The Value of Shares

Shares have both a market and nominal value — the difference between each is known as a “premium”.

  • Market value

A share’s market value is simply the amount it is worth at the point of being sold. This figure will invariably differ from the nominal value.

  • Nominal value

The nominal value of a share, which is typically £1, is the sum that a member has either paid or agreed to pay for their segment/portion of the company. This sum is the reflection of how much a member would legally need to pay towards company debts or when the company suffers a winding up order. Therefore, the “limited liability” of a company’s owners is reflected in the nominal value.

A Statement of Capital Requests an Aggregate Nominal Value

A statement of capital is an official form detailing a company’s issued shares and their status at a specific date. It must be completed during company incorporation and on the date of an annual confirmation statement (find out more about the certificate of incorporation).  The statement of capital essentially provides a summary of shares issued and also the rights that come with the different share types and the denomination and currency of those shares.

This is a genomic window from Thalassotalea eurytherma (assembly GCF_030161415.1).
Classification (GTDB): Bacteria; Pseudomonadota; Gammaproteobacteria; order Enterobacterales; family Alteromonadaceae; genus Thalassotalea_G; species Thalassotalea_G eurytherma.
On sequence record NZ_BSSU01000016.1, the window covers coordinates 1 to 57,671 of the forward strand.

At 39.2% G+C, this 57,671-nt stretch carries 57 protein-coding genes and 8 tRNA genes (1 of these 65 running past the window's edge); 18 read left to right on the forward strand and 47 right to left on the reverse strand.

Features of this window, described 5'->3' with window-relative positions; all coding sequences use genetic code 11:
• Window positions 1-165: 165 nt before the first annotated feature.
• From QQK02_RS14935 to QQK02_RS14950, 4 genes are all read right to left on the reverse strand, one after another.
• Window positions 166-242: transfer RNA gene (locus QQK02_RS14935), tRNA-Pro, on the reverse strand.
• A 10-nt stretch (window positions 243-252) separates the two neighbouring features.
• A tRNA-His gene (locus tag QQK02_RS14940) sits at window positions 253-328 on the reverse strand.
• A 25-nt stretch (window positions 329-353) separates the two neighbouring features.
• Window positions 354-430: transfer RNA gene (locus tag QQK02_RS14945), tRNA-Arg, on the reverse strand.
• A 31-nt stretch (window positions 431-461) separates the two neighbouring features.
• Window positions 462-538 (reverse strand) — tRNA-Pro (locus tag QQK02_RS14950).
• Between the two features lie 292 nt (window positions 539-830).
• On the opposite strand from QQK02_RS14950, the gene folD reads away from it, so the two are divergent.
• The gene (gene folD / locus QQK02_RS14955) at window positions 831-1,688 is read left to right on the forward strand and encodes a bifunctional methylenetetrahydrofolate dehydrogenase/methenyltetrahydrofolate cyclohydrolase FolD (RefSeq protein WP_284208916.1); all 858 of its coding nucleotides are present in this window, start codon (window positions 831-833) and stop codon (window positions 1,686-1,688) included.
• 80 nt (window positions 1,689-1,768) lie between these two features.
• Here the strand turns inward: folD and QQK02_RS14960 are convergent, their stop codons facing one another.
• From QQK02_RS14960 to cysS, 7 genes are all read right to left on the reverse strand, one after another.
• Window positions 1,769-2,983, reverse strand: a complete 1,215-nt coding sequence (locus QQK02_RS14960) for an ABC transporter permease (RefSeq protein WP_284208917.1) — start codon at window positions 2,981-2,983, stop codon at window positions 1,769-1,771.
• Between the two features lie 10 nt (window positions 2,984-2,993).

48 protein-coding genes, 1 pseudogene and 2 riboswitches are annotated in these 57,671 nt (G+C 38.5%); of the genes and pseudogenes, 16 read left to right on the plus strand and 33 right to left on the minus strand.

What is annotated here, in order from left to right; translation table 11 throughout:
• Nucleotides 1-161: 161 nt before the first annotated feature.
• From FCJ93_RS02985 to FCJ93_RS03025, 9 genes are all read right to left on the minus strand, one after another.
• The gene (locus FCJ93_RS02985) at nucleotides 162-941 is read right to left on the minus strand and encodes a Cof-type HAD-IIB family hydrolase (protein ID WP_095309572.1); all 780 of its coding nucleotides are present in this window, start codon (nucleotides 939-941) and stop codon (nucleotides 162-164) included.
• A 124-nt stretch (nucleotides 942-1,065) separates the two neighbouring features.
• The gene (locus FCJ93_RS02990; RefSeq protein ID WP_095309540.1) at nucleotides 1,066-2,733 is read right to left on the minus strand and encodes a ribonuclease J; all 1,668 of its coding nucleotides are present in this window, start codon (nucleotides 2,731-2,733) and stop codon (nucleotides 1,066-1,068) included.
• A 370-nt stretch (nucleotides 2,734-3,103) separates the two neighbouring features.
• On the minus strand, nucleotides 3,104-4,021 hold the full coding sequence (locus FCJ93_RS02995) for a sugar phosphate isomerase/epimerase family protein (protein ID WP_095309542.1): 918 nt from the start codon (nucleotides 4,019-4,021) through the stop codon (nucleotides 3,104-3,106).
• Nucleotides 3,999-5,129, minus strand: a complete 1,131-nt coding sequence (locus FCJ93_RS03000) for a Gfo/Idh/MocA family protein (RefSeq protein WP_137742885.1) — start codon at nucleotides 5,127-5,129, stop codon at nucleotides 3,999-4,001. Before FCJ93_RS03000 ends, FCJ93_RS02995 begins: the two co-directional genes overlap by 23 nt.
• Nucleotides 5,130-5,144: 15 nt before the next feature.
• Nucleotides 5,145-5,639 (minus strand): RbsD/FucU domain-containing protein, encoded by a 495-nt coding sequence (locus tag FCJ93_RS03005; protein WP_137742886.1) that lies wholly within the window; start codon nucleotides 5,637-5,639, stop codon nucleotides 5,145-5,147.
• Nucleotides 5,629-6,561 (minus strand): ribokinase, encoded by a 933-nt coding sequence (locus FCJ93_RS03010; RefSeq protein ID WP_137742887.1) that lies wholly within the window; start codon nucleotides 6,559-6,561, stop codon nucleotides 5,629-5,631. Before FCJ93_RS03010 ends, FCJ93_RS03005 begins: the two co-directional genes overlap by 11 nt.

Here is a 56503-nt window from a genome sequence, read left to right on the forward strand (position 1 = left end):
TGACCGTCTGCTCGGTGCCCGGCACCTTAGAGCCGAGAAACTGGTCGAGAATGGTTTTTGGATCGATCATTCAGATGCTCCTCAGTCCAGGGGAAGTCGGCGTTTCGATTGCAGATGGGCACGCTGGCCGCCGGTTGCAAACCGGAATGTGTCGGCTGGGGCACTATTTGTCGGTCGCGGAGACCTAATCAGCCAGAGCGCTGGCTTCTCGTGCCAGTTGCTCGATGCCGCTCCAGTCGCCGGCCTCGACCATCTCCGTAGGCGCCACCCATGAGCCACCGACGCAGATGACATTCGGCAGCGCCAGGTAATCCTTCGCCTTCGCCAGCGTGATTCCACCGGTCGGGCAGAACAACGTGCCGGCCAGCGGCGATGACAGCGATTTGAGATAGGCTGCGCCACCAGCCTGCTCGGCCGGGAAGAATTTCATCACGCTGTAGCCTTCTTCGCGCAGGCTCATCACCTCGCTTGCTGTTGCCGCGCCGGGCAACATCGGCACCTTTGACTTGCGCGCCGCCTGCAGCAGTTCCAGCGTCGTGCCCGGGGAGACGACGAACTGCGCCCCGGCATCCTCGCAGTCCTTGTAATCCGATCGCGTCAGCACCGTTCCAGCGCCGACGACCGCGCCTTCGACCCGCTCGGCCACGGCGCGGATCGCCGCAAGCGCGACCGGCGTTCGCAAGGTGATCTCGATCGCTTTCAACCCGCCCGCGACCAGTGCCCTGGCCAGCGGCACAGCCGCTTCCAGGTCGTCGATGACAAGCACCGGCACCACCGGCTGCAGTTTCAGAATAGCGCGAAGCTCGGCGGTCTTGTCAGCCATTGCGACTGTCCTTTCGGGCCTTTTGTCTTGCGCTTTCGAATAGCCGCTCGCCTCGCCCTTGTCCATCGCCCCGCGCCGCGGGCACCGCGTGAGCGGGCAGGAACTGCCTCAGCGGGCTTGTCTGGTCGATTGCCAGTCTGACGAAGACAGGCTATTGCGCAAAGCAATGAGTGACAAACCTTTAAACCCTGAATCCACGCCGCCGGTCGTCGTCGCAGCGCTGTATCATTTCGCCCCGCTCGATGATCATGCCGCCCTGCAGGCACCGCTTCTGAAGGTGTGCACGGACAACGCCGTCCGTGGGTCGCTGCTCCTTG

The statement of capital was introduced on 1 October 2009 as part of the changes implemented by the Companies Act 2006, and comprehensively replaced the previous system whereby there was an upper limit to the number of shares (“authorised share capital”) which could be issued.

The aggregate nominal value must be included in a statement of capital.

What Is the Aggregate Nominal Value?

The Companies Act 2006, as amended by the Small Business, Enterprise and Employment Act 2015 details the contents of the statement of capital. Any electronic or paper submission of the statement of capital must disclose the aggregate nominal value to Companies House.

The aggregate nominal value of the company’s shares is calculated by multiplying the number of shares in issue by the nominal value of each share. If there are multiple share classes, then each class has to be calculated with the figures subsequently added together.